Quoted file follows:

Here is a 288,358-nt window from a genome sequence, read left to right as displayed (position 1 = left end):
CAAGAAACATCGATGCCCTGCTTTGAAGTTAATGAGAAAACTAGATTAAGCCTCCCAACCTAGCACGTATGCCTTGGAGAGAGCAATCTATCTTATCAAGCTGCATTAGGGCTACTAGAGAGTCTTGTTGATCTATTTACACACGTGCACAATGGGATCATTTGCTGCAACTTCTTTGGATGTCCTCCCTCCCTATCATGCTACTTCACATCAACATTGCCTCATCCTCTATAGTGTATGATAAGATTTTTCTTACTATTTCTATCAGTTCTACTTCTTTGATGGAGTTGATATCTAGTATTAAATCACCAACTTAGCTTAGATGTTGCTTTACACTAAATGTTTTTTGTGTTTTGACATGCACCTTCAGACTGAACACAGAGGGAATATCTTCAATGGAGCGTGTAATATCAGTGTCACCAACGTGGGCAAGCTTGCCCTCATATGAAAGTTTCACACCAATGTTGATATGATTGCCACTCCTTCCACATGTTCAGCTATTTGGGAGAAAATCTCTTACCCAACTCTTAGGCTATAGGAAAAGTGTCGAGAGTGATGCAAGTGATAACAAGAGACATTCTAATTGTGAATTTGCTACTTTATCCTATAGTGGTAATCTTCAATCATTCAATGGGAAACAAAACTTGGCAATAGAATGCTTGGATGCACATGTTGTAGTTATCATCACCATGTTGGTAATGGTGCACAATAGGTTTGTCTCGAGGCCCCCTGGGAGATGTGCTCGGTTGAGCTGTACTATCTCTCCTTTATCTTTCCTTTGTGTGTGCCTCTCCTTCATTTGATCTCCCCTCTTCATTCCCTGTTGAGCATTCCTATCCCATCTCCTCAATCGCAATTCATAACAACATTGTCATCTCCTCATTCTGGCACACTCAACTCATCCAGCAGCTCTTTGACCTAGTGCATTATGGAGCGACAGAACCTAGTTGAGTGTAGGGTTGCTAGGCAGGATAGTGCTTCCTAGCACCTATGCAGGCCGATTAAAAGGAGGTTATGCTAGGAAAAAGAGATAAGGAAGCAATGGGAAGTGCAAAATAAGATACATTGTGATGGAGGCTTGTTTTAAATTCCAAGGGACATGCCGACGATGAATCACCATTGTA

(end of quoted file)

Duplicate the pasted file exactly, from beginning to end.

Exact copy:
Here is a 288,358-nt window from a genome sequence, read left to right as displayed (position 1 = left end):
CAAGAAACATCGATGCCCTGCTTTGAAGTTAATGAGAAAACTAGATTAAGCCTCCCAACCTAGCACGTATGCCTTGGAGAGAGCAATCTATCTTATCAAGCTGCATTAGGGCTACTAGAGAGTCTTGTTGATCTATTTACACACGTGCACAATGGGATCATTTGCTGCAACTTCTTTGGATGTCCTCCCTCCCTATCATGCTACTTCACATCAACATTGCCTCATCCTCTATAGTGTATGATAAGATTTTTCTTACTATTTCTATCAGTTCTACTTCTTTGATGGAGTTGATATCTAGTATTAAATCACCAACTTAGCTTAGATGTTGCTTTACACTAAATGTTTTTTGTGTTTTGACATGCACCTTCAGACTGAACACAGAGGGAATATCTTCAATGGAGCGTGTAATATCAGTGTCACCAACGTGGGCAAGCTTGCCCTCATATGAAAGTTTCACACCAATGTTGATATGATTGCCACTCCTTCCACATGTTCAGCTATTTGGGAGAAAATCTCTTACCCAACTCTTAGGCTATAGGAAAAGTGTCGAGAGTGATGCAAGTGATAACAAGAGACATTCTAATTGTGAATTTGCTACTTTATCCTATAGTGGTAATCTTCAATCATTCAATGGGAAACAAAACTTGGCAATAGAATGCTTGGATGCACATGTTGTAGTTATCATCACCATGTTGGTAATGGTGCACAATAGGTTTGTCTCGAGGCCCCCTGGGAGATGTGCTCGGTTGAGCTGTACTATCTCTCCTTTATCTTTCCTTTGTGTGTGCCTCTCCTTCATTTGATCTCCCCTCTTCATTCCCTGTTGAGCATTCCTATCCCATCTCCTCAATCGCAATTCATAACAACATTGTCATCTCCTCATTCTGGCACACTCAACTCATCCAGCAGCTCTTTGACCTAGTGCATTATGGAGCGACAGAACCTAGTTGAGTGTAGGGTTGCTAGGCAGGATAGTGCTTCCTAGCACCTATGCAGGCCGATTAAAAGGAGGTTATGCTAGGAAAAAGAGATAAGGAAGCAATGGGAAGTGCAAAATAAGATACATTGTGATGGAGGCTTGTTTTAAATTCCAAGGGACATGCCGACGATGAATCACCATTGTA